Is it tight in either the middle or at the ends? If so and there's a space on either of them, it means your infeed outfeed table isn't sitting right. One is either higher or lower than it should be. When the tables are at 0, they should NOT be even with one another. The outfeed table should be slightly higher. Read your manual for the exact calibration.
 
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Old 02-21-05, 11:40 AM
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Originally Posted by Sawdustguy
You also noted that the joint isn't as tight as you'd like it to be.

Is it tight in either the middle or at the ends? If so and there's a space on either of them, it means your infeed outfeed table isn't sitting right. One is either higher or lower than it should be. When the tables are at 0, they should NOT be even with one another. The outfeed table should be slightly higher. Read your manual for the exact calibration.
It probably means that the infeed table is not parallel with the outfeed table, the actual height difference between the two has more of an impact on how deep a bite the jointer takes. A quick way to check it is to take a four foot level and lay it across both tables and then use feeler gauges to measure if the front and back of the infeed table are the same distance from the bottom of the level.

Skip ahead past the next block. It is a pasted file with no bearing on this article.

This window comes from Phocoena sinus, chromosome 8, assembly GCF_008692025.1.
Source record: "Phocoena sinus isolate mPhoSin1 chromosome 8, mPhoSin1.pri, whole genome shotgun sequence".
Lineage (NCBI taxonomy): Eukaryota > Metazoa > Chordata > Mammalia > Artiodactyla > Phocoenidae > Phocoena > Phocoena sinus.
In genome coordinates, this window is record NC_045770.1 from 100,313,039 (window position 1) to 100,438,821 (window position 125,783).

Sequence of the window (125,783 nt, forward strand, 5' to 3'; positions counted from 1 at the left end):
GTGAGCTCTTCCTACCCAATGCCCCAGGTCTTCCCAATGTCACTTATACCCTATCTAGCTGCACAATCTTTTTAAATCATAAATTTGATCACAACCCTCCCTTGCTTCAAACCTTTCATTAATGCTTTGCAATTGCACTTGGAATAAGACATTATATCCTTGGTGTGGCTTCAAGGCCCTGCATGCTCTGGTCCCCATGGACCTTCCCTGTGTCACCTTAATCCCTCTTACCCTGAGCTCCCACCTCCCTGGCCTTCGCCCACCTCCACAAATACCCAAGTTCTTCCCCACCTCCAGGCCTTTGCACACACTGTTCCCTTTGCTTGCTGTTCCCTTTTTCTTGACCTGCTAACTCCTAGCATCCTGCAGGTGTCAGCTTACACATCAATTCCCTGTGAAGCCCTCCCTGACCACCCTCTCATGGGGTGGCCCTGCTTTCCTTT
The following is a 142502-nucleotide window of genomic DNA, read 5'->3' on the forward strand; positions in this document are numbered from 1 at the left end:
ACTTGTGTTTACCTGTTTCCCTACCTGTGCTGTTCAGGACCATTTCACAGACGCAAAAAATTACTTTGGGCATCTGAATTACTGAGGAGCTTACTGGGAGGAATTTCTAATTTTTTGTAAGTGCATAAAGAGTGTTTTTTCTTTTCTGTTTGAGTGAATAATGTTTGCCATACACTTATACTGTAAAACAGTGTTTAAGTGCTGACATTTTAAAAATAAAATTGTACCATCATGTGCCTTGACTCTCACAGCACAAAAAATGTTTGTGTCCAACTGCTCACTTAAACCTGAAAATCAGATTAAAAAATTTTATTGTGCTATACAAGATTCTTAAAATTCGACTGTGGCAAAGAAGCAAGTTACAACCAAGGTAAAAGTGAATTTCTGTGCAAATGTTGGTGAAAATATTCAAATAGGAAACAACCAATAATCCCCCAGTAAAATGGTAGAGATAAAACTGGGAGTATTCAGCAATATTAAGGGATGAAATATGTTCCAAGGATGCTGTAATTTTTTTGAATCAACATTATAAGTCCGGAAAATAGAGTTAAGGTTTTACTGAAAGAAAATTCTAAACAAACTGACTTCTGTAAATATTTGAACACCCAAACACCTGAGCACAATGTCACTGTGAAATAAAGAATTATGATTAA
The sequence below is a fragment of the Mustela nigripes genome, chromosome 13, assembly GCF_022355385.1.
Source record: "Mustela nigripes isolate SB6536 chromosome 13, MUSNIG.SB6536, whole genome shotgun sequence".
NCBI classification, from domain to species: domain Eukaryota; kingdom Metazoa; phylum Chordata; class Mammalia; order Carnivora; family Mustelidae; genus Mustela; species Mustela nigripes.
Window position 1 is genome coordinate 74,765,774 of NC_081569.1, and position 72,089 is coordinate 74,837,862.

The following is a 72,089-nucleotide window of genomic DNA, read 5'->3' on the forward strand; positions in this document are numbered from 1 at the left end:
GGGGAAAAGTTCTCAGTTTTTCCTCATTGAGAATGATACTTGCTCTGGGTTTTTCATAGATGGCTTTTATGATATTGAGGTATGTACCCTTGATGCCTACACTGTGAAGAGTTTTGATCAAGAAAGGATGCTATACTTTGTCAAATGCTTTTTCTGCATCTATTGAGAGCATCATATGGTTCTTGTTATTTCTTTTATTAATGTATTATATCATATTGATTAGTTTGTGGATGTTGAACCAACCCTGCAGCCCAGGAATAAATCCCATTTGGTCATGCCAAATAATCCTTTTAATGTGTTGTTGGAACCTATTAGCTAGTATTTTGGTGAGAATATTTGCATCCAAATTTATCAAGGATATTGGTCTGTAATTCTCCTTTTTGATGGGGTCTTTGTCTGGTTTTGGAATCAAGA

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Old 02-21-05, 11:44 AM
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Blizard,

When BOTH tables are sitting at 0, the outfeed table should be a bit higher than the cutter head. If they're both at the same height, it will rock the piece and cause you not to have a tight seam. I unfortunately went through this about a year ago when I first bought mine.

You can take a metal straight edge on it and when you turn the cutter with your hand, it should barely grab the metal straight edge. MAKE SURE YOU DO NOT HAVE IT PLUGED IN WHEN DOING THIS!
 
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Old 02-21-05, 12:40 PM
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True, but more often than not, with lower price jointers, especially with Sears/Craftsman 6" jointers, the tables go out of parallel very easily. My old jointer was even slightly out of parallel when I got it.
 
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Old 02-21-05, 10:18 PM
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squaring up lumber